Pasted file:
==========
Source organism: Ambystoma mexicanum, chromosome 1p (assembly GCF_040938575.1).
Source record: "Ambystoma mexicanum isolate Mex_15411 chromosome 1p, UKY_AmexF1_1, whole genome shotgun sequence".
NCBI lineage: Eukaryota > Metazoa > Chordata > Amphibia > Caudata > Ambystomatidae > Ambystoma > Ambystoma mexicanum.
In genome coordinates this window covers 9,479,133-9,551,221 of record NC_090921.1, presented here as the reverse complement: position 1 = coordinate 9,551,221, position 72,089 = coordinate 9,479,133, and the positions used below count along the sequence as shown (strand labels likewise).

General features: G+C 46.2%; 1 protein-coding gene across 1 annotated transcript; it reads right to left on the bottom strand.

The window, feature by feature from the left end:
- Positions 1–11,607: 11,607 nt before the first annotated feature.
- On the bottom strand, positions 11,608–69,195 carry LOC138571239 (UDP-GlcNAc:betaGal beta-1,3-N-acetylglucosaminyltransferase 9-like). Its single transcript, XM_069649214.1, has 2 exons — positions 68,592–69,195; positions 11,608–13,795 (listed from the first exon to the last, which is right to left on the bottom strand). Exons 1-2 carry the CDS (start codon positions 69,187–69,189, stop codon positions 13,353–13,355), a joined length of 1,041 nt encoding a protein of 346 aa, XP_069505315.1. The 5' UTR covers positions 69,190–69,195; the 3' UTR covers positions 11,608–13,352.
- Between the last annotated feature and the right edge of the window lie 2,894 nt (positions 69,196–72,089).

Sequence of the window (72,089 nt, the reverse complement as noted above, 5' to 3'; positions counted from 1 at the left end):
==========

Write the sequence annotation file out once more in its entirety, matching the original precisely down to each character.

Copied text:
Source organism: Ambystoma mexicanum, chromosome 1p (assembly GCF_040938575.1).
Source record: "Ambystoma mexicanum isolate Mex_15411 chromosome 1p, UKY_AmexF1_1, whole genome shotgun sequence".
NCBI lineage: Eukaryota > Metazoa > Chordata > Amphibia > Caudata > Ambystomatidae > Ambystoma > Ambystoma mexicanum.
In genome coordinates this window covers 9,479,133-9,551,221 of record NC_090921.1, presented here as the reverse complement: position 1 = coordinate 9,551,221, position 72,089 = coordinate 9,479,133, and the positions used below count along the sequence as shown (strand labels likewise).

General features: G+C 46.2%; 1 protein-coding gene across 1 annotated transcript; it reads right to left on the bottom strand.

The window, feature by feature from the left end:
- Positions 1–11,607: 11,607 nt before the first annotated feature.
- On the bottom strand, positions 11,608–69,195 carry LOC138571239 (UDP-GlcNAc:betaGal beta-1,3-N-acetylglucosaminyltransferase 9-like). Its single transcript, XM_069649214.1, has 2 exons — positions 68,592–69,195; positions 11,608–13,795 (listed from the first exon to the last, which is right to left on the bottom strand). Exons 1-2 carry the CDS (start codon positions 69,187–69,189, stop codon positions 13,353–13,355), a joined length of 1,041 nt encoding a protein of 346 aa, XP_069505315.1. The 5' UTR covers positions 69,190–69,195; the 3' UTR covers positions 11,608–13,352.
- Between the last annotated feature and the right edge of the window lie 2,894 nt (positions 69,196–72,089).

Sequence of the window (72,089 nt, the reverse complement as noted above, 5' to 3'; positions counted from 1 at the left end):